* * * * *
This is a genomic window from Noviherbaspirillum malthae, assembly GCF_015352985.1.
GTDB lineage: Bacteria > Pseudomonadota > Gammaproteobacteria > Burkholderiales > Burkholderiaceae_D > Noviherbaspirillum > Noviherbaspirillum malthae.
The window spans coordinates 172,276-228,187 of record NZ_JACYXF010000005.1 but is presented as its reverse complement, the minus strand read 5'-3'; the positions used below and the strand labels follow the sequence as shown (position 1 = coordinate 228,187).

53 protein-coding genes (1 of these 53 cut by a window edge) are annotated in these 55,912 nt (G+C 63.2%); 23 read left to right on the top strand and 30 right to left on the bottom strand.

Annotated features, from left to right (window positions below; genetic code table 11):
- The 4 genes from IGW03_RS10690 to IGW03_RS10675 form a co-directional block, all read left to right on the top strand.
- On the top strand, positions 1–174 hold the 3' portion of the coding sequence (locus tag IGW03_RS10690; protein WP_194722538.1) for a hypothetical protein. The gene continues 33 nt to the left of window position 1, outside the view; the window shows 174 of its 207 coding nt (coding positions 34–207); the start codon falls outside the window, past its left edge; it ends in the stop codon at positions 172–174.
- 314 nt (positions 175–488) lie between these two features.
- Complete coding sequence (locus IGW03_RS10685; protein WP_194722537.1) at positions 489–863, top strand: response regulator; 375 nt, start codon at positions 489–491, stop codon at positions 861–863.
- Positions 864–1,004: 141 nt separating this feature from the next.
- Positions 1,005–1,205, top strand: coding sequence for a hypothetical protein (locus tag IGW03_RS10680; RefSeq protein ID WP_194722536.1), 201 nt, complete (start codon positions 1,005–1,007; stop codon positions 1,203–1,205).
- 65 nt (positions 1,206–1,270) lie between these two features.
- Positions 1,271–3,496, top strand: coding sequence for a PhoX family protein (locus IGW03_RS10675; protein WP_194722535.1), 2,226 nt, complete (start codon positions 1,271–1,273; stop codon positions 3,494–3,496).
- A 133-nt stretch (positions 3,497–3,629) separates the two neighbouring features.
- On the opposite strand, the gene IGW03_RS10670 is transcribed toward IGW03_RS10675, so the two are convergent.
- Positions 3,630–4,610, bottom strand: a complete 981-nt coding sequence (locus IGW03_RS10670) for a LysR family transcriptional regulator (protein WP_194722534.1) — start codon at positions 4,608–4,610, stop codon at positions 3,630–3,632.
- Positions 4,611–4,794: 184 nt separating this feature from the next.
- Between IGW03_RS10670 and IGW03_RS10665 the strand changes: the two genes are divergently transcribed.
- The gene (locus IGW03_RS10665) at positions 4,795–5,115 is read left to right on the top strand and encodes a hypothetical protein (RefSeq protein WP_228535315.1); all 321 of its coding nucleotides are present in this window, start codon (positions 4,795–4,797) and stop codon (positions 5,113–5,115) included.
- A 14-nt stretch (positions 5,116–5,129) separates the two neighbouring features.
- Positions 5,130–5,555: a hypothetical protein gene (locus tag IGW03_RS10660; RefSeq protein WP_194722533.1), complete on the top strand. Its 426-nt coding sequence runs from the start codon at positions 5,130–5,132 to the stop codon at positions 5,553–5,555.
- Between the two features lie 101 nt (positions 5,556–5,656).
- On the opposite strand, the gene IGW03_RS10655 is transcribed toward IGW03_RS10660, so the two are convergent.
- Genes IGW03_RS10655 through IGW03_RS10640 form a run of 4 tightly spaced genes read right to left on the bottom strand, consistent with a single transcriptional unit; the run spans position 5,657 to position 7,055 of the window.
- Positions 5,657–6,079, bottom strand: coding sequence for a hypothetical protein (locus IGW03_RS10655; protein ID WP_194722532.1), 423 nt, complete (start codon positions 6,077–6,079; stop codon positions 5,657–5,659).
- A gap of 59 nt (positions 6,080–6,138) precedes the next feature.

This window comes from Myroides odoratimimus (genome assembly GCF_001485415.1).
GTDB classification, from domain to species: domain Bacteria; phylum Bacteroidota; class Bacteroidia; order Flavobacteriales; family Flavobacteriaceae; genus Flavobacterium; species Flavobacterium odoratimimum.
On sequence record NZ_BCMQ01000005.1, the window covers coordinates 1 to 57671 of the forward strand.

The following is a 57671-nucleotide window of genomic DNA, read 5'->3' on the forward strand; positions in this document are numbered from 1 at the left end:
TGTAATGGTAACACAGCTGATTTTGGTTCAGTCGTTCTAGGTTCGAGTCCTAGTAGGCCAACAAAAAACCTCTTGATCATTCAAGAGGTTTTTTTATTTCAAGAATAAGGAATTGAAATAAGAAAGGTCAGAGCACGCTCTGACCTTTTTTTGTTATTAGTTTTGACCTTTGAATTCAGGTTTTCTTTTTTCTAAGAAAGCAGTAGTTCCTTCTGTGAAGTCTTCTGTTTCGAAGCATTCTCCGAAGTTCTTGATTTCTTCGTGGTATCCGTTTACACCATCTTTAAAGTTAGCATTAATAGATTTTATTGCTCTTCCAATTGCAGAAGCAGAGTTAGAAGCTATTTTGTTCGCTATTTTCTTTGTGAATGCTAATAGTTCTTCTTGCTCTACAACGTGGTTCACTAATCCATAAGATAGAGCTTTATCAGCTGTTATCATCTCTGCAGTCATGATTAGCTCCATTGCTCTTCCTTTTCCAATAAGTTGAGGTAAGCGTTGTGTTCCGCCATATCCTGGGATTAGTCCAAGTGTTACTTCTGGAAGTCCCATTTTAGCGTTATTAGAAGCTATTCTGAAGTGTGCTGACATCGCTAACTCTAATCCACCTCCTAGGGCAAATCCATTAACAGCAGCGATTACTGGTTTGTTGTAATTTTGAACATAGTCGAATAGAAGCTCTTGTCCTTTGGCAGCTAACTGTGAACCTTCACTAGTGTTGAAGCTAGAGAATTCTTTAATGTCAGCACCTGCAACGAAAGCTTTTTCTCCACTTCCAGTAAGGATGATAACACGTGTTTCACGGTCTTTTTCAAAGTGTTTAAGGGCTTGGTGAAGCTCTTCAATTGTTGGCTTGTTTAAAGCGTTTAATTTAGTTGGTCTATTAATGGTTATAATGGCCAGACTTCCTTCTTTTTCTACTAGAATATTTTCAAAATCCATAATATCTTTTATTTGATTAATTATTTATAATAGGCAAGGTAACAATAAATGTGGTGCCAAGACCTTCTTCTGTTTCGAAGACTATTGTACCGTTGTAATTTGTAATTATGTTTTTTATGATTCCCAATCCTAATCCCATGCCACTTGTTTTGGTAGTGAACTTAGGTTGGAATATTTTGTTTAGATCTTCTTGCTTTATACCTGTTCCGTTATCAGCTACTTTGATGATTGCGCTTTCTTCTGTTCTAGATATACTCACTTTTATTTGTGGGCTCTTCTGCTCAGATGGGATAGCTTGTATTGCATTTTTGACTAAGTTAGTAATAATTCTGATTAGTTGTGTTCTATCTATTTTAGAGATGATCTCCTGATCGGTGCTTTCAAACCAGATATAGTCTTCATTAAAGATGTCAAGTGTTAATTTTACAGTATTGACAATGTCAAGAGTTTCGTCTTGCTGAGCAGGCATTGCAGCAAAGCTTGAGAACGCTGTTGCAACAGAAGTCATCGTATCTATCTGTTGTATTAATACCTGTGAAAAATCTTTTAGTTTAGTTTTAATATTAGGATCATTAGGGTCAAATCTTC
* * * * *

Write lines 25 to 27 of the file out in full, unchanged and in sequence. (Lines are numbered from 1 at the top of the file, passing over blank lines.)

- Positions 5,657–6,079, bottom strand: coding sequence for a hypothetical protein (locus IGW03_RS10655; protein ID WP_194722532.1), 423 nt, complete (start codon positions 6,077–6,079; stop codon positions 5,657–5,659).
- A gap of 59 nt (positions 6,080–6,138) precedes the next feature.

This window comes from Myroides odoratimimus (genome assembly GCF_001485415.1).